Friday, April 22, 2016
by Reed Galen
Quote by a Smart Person: “If you do not change direction, you may end up where you are heading.” Lao Tzu
Welcome to the American Singularity.
After his two worst weeks of the campaign, Donald Trump’s resounding Empire State victory helped put him back on a glide path to the nomination. And while he must win, and win and win again over the next six weeks, he appears to have firmly retaken the inside lane. And New York handed the new bosses of the Trump campaign credit and momentum that they neither worked for nor earned but will use to solidify their position with The Donald. Reshuffling is not unusual in presidential campaigns; it happens almost every cycle. I’ve been reshuffled. One day you’re in charge. The next day you’re moving back to California. The dynamics and stakes of a presidential run allow for few, if any major mistakes. If a candidate starts a run with multiple lines of independent influence, it is all the more likely that there will be a change as one faction lies in wait for the other to stumble.
Fight For Your Right (to Party)
As I write this, the Republican National Committee, the 168 elected Committeemen and Women and GOP state party chairs, are meeting in Hollywood, Florida, their last major conclave before the Cleveland convention in July. Trump, Ted Cruz and John Kasich’s loyalists are in the Sunshine State, glad-handing, convincing and cajoling party elites hoping to gain their favor in what will definitely be a contentious if not contested nominating convention. Chairman Reince Preibus has fought back any efforts by individual members to change Party rules before Cleveland - both to prevent Trump from continuing pounding on the RNC for playing a rigged game and from creating a truly chaotic situation when delegates gather in three months. This cycle has been a living example of fighting the last war. The cycle will out. It’s also worth noting that this week the RNC started making plans to shift money out of presidential target states and into contests where Republican senators will be fighting for their political lives this fall. That isn’t betrayal of a yet-to-be-chosen nominee, that’s a pragmatic look at the map come the General Election.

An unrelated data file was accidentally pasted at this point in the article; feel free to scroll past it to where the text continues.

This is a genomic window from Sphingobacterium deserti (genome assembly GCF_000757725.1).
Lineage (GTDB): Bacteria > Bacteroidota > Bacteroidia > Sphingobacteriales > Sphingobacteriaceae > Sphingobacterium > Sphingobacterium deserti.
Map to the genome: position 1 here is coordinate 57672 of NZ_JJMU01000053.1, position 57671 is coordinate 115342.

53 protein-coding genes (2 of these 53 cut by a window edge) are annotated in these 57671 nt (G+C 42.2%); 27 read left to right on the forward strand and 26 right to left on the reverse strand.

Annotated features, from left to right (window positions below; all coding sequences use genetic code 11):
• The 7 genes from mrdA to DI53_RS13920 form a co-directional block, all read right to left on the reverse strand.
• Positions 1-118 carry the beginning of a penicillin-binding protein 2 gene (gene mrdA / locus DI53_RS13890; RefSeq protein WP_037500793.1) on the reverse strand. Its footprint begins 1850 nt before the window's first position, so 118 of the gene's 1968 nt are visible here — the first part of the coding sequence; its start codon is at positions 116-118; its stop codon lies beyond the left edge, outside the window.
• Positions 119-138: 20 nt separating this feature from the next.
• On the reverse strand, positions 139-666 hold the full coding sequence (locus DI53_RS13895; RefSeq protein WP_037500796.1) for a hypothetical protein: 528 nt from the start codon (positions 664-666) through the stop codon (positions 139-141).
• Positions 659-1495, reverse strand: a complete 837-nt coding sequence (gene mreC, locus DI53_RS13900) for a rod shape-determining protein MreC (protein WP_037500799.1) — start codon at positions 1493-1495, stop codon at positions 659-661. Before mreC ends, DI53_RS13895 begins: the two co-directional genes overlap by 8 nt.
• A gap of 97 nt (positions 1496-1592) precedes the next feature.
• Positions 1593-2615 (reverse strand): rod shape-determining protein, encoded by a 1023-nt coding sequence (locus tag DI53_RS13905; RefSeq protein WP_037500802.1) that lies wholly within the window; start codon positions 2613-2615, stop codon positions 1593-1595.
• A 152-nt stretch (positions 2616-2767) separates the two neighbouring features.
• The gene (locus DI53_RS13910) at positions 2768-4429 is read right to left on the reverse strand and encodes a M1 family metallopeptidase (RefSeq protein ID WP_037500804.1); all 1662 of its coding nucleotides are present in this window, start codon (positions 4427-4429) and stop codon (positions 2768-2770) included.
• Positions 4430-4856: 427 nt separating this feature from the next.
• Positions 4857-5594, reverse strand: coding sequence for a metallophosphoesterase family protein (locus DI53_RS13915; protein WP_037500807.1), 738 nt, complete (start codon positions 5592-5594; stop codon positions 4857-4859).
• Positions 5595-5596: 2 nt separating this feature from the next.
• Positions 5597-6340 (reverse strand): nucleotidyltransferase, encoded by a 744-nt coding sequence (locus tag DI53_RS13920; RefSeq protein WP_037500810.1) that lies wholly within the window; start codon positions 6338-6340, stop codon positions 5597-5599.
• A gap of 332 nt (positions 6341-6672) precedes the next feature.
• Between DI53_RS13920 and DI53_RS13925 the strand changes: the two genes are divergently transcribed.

The Song Remains the Same
The three most likely party nominees; Hillary Clinton, Ted Cruz and Donald Trump carry historically bad personal approval ratings. Each of them has favorability flaws that in most years would be disqualifying in their own right. But in 2016, a former secretary of state, US Senator, First Lady, a political pariah and a real estate developer-cum-reality television star now vie for the Oval Office.
Regardless of whether Cruz or Trump ultimately wins the nomination, the electoral result in November is likely the same: President-Elect Hillary Clinton. Cruz is doctrinaire and rigid. Should he be the GOP standard bearer, Cruz will have difficulty making inroads with independent voters in swing states. Based on his career to date, he likely won’t try to make a traditional move toward the center. He will carry his purity chalice high as he marches from state to state and he will lose in spectacular fashion; holding the South and the empty Mountain West and losing everything else.
To say Donald Trump is a unique presidential candidate is an insult to being different. He may be making some traditional moves with his campaign now, but his race, already unlike anything any of have ever seen, will likely super-charge turnout and opposition. Swing voters, many of whom are likely as disaffected as the millions who’ve already cast a vote for Trump, will likely find themselves unable to support him. His rhetoric on immigration, be it with Mexico or Muslims, may be too much for them. The American psyche is still bruised and in search of one of two things: greater stability or a true tectonic shift in Washington. Trump is a wildcard. He may be entertaining but do you really want the Mil Aide walking next to him with the Football? That’s a legitimate question that Trump himself has not yet adequately answered. Being President of the United States is so much more than being head of state and government. It is a transcendent position whom billions of people around the world look to see how America will act, whether we will lead and will be a beacon, guiding the world ashore, or a buoy, simply bobbing along as the tide of history passes us by.